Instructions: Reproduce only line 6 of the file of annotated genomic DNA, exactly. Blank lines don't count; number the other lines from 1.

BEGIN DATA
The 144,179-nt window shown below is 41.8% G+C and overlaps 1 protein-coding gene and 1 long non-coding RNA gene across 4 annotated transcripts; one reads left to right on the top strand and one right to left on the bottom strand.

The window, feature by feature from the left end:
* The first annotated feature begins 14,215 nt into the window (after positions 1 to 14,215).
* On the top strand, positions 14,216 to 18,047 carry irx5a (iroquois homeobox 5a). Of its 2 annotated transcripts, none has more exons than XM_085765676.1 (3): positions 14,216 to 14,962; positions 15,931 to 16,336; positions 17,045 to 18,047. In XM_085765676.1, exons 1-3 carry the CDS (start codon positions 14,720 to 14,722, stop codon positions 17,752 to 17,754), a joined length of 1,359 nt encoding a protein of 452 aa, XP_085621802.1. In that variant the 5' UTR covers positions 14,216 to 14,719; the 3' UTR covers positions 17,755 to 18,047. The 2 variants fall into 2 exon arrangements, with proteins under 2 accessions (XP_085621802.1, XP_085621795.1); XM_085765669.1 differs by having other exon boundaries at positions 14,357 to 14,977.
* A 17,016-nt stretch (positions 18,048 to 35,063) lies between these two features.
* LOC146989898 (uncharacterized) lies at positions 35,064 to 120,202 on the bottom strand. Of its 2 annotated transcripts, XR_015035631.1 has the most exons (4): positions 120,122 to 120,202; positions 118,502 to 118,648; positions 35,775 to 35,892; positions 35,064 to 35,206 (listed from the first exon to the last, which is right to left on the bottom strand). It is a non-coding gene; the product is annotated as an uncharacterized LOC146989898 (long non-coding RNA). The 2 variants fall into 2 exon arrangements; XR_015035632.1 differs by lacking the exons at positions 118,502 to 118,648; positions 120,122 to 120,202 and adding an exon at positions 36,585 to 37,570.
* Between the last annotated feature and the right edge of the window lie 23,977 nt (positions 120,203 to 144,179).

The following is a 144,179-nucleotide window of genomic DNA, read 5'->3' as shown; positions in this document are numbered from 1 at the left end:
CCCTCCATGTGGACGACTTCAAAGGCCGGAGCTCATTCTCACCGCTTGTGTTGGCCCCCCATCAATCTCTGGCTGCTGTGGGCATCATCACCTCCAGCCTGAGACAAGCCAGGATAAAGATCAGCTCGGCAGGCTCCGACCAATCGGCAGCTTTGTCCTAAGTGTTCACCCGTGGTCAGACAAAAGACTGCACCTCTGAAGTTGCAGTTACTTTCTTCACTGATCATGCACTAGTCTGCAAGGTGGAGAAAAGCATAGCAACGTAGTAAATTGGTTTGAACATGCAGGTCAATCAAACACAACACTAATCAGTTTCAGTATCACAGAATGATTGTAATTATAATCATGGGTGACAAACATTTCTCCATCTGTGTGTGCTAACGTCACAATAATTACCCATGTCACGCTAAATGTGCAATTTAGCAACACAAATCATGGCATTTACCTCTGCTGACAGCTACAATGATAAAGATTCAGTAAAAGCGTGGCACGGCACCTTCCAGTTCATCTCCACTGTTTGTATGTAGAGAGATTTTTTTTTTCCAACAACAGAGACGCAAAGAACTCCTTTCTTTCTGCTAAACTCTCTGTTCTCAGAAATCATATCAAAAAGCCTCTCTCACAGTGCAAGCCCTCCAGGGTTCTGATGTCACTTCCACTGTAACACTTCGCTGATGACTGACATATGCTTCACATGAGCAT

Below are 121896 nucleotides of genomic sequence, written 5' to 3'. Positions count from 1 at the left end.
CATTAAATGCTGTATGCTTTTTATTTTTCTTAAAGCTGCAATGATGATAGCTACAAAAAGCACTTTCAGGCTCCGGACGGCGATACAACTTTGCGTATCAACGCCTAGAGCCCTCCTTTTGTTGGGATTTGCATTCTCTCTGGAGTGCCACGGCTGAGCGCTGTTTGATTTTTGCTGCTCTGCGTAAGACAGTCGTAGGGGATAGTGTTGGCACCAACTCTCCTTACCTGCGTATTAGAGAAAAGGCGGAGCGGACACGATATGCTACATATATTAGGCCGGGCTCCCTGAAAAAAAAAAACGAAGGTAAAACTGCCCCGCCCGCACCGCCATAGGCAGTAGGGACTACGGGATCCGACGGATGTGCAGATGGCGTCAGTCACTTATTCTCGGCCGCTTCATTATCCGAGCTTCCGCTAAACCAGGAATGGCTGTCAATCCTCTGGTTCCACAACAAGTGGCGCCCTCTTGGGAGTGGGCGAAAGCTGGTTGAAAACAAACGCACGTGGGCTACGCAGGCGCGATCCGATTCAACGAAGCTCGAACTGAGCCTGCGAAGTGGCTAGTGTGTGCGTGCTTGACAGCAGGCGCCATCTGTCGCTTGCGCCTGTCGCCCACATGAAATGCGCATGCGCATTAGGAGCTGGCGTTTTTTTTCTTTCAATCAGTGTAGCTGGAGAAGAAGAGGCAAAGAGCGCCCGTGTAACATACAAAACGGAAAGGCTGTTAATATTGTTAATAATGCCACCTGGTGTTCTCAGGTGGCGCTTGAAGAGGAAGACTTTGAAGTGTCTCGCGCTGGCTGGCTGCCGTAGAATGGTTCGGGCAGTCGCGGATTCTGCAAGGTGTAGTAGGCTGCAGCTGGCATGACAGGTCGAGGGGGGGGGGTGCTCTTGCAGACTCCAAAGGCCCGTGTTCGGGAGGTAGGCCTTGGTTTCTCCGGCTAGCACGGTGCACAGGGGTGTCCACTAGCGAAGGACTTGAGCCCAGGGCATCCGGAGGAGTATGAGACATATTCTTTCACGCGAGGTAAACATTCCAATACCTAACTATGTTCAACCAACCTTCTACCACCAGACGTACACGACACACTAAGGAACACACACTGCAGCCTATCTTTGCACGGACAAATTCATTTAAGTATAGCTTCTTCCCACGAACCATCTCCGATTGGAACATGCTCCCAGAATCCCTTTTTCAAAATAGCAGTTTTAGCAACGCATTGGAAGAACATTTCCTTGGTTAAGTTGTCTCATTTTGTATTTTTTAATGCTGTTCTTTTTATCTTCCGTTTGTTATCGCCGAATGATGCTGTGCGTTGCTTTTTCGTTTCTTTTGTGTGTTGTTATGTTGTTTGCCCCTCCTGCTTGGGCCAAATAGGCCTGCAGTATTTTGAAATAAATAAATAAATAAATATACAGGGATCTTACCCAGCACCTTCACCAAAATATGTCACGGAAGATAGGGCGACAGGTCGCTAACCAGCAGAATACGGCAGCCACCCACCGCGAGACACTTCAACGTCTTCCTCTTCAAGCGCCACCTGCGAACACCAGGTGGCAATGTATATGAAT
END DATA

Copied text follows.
* LOC146989898 (uncharacterized) lies at positions 35,064 to 120,202 on the bottom strand. Of its 2 annotated transcripts, XR_015035631.1 has the most exons (4): positions 120,122 to 120,202; positions 118,502 to 118,648; positions 35,775 to 35,892; positions 35,064 to 35,206 (listed from the first exon to the last, which is right to left on the bottom strand). It is a non-coding gene; the product is annotated as an uncharacterized LOC146989898 (long non-coding RNA). The 2 variants fall into 2 exon arrangements; XR_015035632.1 differs by lacking the exons at positions 118,502 to 118,648; positions 120,122 to 120,202 and adding an exon at positions 36,585 to 37,570.